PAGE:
Why Are Women So Complicated?

:slight_smile:

I’m trying to get my N5 vocabulary words in and I’m struggling in Bunpro to understand the differences between the following:

女 [おんな」 (female, woman, female sex) - noun {N5}
女の人 [おんなのひと] (woman) - noun {N5}
女子 [じょし] (woman, girl) - noun {N3}

Question 1:
On WaniKani I understand that 女子 refers to girl, not woman, however elsewhere I see this used for Woman as well. How do I know if I should use 女子 for woman over 女 or 女の人?

Question 2:
What is the difference between 女 and 女の人?

When the question asks me to fill in the blank, I’m finding myself just guessing one form over another because I’m not entirely sure when I should be using one over the other.

I’m a bit confused here and it carries over to おかあさん & はは for mother. I think for more polite uses I’m supposed to use おかあさん over はは, but it doesn’t seem to be correct per the example below.

Example:
彼女は私の母です (she is my mother)
お母さんのことが大好きです (i love my mother)

I thought the difference would be because one is “polite” です vs non, but this example says otherwise.

Can you help me clarify this? Thank you!

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I believe this is what you’re looking for.

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Just realized that 女の人 is not in there, but as you can imagine, in contrast with 女の子, it’s the adult form of “girl”.

This one is a bit more difficult to answer because it really depends on the situation, context, the parties involved, etc.

In theory, one refers to their mom as はは when speaking to someone else politely, calls their mom お母さん to their family, and refers to other people’s mothers as お母さん.

However, this is a really crude “rule”. I’ve found that textbooks often like to paint an image of “polite” and “not-polite” language, but it’s less black and white and more of a gradient, where one’s familiarilty with the person they’re speaking with will determine exactly how much polite language they use. Unfortunately, this is one of those things you just have to be exposed to repeatedly to get the hang of.

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Hi!

Thanks for the link to the girls article. I think the link is also missing 女 by itself. I think the post referred more to young girls, girls etc… not woman as a whole from what I read.

Thanks for the input on mother, from what you’re saying, maybe this is similar to mom v mother in English - kinda interchangeable in most cases?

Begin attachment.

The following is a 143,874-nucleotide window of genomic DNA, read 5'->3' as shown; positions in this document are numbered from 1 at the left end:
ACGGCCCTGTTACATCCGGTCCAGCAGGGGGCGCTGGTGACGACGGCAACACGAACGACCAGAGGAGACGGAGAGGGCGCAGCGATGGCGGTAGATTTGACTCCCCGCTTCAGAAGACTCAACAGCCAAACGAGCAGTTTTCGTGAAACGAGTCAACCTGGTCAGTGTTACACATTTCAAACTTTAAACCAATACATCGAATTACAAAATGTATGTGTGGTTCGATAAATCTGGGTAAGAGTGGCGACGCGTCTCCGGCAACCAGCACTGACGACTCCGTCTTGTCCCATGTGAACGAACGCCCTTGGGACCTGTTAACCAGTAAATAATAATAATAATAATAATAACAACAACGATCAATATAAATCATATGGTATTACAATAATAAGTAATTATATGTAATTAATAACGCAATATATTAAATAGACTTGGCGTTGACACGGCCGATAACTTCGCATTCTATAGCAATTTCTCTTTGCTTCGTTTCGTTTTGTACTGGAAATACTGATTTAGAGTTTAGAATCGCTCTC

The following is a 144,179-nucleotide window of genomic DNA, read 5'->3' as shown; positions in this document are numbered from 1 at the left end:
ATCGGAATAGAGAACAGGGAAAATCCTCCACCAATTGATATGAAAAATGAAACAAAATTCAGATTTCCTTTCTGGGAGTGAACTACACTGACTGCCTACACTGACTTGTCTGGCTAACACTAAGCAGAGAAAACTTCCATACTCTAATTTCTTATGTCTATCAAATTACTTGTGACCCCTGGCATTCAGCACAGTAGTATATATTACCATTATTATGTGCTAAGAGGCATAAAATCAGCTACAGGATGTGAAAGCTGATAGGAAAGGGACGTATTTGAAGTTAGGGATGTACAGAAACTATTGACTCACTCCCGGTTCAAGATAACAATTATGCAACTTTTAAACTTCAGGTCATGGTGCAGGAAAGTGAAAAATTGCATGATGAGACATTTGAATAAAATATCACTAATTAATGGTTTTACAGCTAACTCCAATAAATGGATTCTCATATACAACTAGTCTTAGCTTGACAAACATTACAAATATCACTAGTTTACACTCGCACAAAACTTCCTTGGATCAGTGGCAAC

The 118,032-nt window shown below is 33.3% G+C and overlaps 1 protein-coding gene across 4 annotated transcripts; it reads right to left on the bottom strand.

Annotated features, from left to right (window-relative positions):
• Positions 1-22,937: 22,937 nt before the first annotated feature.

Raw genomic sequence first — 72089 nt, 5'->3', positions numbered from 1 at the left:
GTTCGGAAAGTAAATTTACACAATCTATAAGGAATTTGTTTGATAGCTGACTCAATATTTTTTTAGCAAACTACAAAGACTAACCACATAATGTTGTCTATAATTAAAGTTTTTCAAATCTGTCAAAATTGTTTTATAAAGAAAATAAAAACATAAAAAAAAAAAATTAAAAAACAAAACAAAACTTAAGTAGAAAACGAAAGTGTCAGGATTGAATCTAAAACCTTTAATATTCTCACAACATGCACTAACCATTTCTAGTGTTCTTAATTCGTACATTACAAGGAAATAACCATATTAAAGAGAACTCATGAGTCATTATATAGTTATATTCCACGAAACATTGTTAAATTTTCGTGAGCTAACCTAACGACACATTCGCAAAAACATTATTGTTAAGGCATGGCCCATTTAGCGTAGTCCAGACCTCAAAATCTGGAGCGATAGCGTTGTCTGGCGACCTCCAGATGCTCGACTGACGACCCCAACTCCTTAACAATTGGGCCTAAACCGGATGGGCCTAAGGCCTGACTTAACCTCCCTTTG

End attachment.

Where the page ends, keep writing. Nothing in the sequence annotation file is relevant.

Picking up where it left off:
It’s a little more complicated than that. This link doesn’t specifically address the usage of women or mother, but might help you come to grips with the concept of inner and outer groups and how the language changes based on that dynamic.

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Ah, 女 vs 女の人 is indeed a bit complex, but again still really depends on the context.

女 is more like “female/woman/girl”, and 女の人 is more like “adult/woman”. I usually try to stay away from using 女 by itself to keep from being misunderstood just because it can sound a bit harsh depending on what you’re saying. Not saying it’s not okay to say the word, just saying that I’ve never heard anyone say この女の人! (vs この女!) lol

But that could just be my personal experience. /shrug

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Damn, I just got click-baited by the title

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You and me buddy :joy:

It will sound harsh in most cases. It’s like using “woman” as an exclamation.

Because it sounds weird :joy:

If you’re referring to an adult woman, would you call her a girl? That would only make sense if you’re significantly older than the woman in question.

I think many of these have the same problem as “girl” and “woman” (or “boy” and “man”) in English - you will understand the contexts in which each is used once you’re sufficiently exposed to the language. Meaning, you won’t actually understand the difference by just reading about the differences.

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Mission accomplished :wink:

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Remember this one?

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